Josh Barro writes one of the best mainstream pieces on the current state of mileage runs for the New York Times.
It’s a practice known as a mileage run: Buy a low-price airline ticket, in this instance $537, and fly not because you want to go anywhere, but to earn redeemable miles and progress toward elite status on your preferred airline. The core logic behind mileage runs is that airline points have a relatively fixed value, but the cost to accrue them can vary widely, so a low fare for a long trip can reap outsize rewards. Only when you’re taking a mileage run is connecting through Istanbul to get to Amsterdam better than flying there nonstop
When the New York Times comes around to the party that mileage runs are dead…
are used to be (?) two reasons to mileage run:
- Redeemable miles
They can work together of course, some element of each working to justify a trip. It’s been a long time since redeemable miles alone have made mileage runs worthwhile (even without valuing the time taken on the trip or other costs besides the flight). That’s only become more exacerbated.
Gary Leff, who runs the View From the Wing blog about air travel, notes three phenomena that have already cut against the mileage run over the last decade. Airfares have gone up and planes are more full, meaning it’s harder to find the sort of deeply discounted fares that make sense for mileage running. Airlines have increased the number of points required to get a reward ticket, which makes frequent flier miles less valuable. And they’re not giving out as many promotions in which travel earns extra bonus miles.
Travelers who want to keep their mileage run options open have a home, for now: American Airlines, which so far has not copied United and Delta’s changes. American has announced no plans to move away from awarding frequent flier miles in exchange for actual miles flown. Mr. Leff attributes this to American’s ongoing merger with US Airways: Mergers are complicated, and the fewer changes you make during them, the better. In time, the combined American-US Airways may follow suit, but for now it’s your best bet if you enjoy plane rides to nowhere.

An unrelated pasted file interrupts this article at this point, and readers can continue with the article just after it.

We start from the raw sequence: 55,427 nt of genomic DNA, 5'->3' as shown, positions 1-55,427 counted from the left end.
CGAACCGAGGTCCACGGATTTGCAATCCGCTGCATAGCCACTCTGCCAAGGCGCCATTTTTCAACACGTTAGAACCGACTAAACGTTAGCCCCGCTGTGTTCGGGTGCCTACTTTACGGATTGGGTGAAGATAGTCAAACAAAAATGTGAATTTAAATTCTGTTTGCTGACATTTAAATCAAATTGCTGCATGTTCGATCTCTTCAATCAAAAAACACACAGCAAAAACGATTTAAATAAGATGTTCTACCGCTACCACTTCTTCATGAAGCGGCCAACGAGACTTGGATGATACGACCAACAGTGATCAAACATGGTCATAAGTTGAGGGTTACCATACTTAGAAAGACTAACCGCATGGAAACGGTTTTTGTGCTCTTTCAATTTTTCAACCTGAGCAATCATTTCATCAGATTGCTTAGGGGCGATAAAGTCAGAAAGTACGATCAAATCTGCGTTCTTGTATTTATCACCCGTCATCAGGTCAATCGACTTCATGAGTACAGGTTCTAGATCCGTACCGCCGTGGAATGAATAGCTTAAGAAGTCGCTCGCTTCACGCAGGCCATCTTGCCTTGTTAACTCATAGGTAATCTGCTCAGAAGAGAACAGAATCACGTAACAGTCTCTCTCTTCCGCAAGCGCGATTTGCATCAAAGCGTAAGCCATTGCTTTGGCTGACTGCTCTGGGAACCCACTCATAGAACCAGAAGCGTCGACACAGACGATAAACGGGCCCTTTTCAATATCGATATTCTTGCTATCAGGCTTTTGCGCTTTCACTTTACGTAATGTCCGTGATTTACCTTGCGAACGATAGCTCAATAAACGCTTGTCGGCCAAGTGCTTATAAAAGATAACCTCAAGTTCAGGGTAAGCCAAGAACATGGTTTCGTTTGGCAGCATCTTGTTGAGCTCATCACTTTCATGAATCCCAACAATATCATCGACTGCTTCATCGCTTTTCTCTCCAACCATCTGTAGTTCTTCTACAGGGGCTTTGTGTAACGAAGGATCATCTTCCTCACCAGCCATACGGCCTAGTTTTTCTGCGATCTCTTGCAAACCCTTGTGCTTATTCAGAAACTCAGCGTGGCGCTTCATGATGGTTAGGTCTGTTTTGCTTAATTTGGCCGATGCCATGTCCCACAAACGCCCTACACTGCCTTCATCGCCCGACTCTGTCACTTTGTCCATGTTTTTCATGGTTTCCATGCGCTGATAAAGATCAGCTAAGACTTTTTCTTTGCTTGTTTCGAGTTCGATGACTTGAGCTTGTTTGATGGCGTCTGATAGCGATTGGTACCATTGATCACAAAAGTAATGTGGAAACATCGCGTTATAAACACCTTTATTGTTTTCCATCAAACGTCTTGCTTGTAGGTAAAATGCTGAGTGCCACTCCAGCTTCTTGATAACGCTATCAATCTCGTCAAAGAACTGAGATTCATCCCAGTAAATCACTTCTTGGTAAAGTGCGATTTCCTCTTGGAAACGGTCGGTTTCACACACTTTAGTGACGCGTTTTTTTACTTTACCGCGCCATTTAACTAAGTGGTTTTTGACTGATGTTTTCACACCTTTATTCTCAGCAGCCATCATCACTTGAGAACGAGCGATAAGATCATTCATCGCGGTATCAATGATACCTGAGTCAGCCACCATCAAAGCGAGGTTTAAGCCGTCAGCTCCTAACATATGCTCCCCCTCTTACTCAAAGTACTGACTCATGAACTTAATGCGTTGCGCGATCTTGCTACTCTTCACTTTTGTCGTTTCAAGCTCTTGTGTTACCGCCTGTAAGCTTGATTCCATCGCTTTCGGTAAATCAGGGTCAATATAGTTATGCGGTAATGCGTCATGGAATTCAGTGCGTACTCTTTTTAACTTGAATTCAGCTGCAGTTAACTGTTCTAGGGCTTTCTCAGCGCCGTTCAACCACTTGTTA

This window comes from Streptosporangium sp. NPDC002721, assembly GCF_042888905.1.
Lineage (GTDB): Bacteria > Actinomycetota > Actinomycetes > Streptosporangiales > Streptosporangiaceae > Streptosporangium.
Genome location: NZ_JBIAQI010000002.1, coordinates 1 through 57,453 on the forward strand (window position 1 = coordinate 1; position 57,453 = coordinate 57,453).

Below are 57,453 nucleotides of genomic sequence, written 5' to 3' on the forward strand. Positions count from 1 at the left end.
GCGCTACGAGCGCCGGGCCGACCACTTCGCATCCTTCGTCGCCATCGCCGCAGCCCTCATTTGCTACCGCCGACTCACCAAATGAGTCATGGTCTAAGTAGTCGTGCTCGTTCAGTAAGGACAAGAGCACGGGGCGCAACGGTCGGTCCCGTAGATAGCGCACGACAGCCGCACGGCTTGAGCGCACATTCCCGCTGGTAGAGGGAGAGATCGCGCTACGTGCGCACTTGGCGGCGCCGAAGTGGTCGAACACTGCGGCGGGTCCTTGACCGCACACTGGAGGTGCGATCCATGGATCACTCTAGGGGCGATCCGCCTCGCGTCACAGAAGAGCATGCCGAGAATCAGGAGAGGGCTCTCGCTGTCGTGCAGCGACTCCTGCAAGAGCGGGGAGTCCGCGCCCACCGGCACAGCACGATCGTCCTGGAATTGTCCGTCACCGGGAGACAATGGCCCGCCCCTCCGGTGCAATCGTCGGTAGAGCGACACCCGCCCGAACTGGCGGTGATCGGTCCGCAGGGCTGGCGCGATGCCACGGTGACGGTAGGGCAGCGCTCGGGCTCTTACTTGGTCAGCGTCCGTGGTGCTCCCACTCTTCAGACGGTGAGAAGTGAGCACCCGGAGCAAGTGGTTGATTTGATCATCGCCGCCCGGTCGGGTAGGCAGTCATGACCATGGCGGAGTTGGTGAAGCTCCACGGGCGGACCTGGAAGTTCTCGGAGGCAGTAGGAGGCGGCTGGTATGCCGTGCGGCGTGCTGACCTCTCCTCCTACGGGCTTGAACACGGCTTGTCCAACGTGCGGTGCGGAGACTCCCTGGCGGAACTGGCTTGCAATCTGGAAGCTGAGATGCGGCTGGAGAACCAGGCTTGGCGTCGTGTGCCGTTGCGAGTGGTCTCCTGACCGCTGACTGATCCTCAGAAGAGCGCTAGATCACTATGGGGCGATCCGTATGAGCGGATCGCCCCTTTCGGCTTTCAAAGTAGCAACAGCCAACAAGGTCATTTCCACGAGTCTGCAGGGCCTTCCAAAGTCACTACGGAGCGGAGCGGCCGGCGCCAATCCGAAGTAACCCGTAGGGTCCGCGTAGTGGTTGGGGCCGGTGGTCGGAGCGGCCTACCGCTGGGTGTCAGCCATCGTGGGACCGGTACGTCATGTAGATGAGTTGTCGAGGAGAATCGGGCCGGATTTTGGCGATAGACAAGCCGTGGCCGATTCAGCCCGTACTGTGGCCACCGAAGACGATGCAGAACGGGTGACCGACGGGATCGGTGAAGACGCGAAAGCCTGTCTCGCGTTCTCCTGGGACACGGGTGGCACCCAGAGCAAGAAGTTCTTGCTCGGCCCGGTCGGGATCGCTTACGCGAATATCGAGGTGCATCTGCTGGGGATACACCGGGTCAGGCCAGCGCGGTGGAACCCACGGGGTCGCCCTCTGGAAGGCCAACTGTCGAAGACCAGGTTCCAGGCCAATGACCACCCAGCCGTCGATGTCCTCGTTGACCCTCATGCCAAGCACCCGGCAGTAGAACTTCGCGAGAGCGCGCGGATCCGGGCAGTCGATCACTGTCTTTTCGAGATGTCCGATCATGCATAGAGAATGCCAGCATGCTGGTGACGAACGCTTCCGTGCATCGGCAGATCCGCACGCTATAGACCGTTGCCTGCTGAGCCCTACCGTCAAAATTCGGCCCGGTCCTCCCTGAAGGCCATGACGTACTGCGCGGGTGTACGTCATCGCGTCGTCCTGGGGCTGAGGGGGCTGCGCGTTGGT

An incremental trip to earn elite status — say you’ve already flown 90,000 miles and just need to get over the top for 100,000 mile top tier status which you’ll value a great deal the next year — can still make sense.
“In many cases, they were already a much less attractive thing to do,” Mr. Leff said of mileage runs. “In many of the cases where they still made sense, they still make some sense.” That is, mileage runs will continue to be useful for travelers who are within a few miles of reaching the next elite status tier. The minimum spend requirement prevents travelers from building their entire path to status on cheap tickets, but one long, cheap flight can still put you over the hump to silver or gold as long as your previous trips were reasonably expensive.
One quibble I have is Barro’s claim that “mileage running has never made much economic sense for the airlines.”
A dozen years ago, United’s answer on mileage runs was:
It’s allowed in the program. Have at it!!!!!!…We appreciate loyal customers!!!!!
Flyers were buying fares offered by the airline (presumably to their benefit) and filling incremental seats that would have gone unsold, so nearly their entire fare was essentially profit. When planes are empty, it made good sense for the airlines.
Even here though the calculation could be different between an airline providing redeemable miles and status miles, and whether we’re talking about rewarding someone with perks if they add an incremental trip or two (makes sense) versus someone who mileage runs from zero to status (something I never understood from the perspective of the traveler).
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